Genetic Future

Future Pundit has an interesting entry today about how he believes Genetic Privacy will be difficult to maintain. Basically, his conclusion borders on nearly impossible:

“The hardest part of the authentication of the identity of the DNA sample submitter would be to verify that the person who submits the sample really is the person whose sample it is. One way to solve that problem would be to require DNA samples be taken from a person in a licensed clinic. Though bribery of clinic workers could defeat such a scheme. Another approach would be to put biometric data in the form of images of irises, fingerprints, and/or other biometric information into the centralized database. Then a person submitting a DNA sample at a clinic could have their eyes or fingers scanned by a remote computer to authenticate their identity as part of the DNA sample submission process.

I still see such an elaborate regulatory system as fairly easy to defeat”.

I agree.

First, I will preface by stating that I am not an expert on the issue, not even close. However, I would think that the issue of genetic privacy would be more immediate if such information was to be used by independent for profit companies. For example, if my insurance company was to use the information gleaned from genetic testing to determine my premium (Without my permission) I would find that a violation of privacy (As a side note: Life insurance companies conducting genetic testing before acceptance of cliental in inevitable and will probably be standard procedure). Same as if an independent company acquired information of my predisposition towards Parkinson’s disease and attempted to sell me services based on this information. However, laws can be enacted against this kind of commercial information sharing.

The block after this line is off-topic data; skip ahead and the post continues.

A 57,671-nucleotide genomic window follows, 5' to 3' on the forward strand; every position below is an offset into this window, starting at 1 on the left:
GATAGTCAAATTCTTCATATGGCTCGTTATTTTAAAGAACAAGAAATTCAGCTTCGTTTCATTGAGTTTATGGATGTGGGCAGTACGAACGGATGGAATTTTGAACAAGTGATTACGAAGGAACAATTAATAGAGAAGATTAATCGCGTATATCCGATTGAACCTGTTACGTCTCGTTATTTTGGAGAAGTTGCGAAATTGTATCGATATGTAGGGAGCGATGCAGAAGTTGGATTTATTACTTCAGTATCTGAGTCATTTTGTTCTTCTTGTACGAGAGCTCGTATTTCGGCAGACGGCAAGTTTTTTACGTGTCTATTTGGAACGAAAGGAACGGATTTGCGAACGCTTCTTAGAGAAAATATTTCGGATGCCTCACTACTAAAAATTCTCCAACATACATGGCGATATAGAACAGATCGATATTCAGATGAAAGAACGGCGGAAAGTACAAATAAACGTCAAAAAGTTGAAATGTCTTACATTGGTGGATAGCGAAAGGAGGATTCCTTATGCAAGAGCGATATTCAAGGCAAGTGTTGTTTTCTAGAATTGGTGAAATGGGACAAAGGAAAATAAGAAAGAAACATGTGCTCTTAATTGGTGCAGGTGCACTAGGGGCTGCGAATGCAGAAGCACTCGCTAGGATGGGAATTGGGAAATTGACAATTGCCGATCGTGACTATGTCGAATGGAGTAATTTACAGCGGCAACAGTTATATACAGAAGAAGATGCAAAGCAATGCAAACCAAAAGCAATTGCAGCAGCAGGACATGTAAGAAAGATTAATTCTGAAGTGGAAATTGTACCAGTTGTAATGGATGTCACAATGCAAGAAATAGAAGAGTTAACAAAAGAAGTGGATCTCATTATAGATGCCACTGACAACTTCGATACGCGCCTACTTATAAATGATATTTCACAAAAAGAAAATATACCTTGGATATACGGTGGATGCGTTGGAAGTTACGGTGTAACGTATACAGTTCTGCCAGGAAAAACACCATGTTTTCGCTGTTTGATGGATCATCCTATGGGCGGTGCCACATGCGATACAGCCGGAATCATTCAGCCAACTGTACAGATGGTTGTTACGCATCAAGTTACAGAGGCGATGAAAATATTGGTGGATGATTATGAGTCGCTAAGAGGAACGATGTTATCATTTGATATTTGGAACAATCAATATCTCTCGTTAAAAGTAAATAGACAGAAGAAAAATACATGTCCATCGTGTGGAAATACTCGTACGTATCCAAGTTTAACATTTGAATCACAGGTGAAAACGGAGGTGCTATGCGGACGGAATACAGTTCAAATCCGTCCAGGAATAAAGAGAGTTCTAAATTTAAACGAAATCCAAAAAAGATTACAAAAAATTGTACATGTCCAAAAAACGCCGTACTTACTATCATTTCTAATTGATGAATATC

If someone (a person) I know attains information about my DNA, by obtaining a sample and sending it to an independent lab, then I believe that to be an unfortunate consequence of an invaluable technology. I can’t see how it differs in any way then what we have today. Personal medical information is protected by law today yet, one’s medical records can easily be accessed by someone working in a medical clinic, a hospital, or a nursing home. In order to obtain someone’s private medical information one would simply bribe a clinic worker, same as the solution suggested in the above entry. The question remains, if the information is not used for the purpose of ultimate profit, of what use it would be?

Of course, companies based off-shore could easily use this information for profit. Such endevours would hardly be difficult and would resemble many that exist today. Thus, they would avoid any legal ramifications of medical privacy that exist in the US.

The most worrisome consequence as I see it is that companies, seeking to create profit, will misinform the public about their true risk of acquiring a condition based on a persons DNA profile. As always, a certain condition is usually a combination of nature and nurture, one's environment combines with genetic predisposition to create disease. The non-medical layperson would not be aware of this and thus would make himself a prime candidate for such unnecessary expenditures.

Update: Future pundit integrated this post into the entry above and answers my question, quite well I may say. so go on over and learn a little something about what's to come, it's a great read.

Tuesday, April 26, 2005

My Point Exactly

Symtym brought this to my attention. In a related post I wrote a few days earlier concerning some of the detrimental effects of the ER on patient long term health and the unnecessary testing some patients endure.

DB chimes in

From Rangel MD

symtym responds

Medical Malpractice Courts

Ann Althouse brought this to my attention: Via the NYT: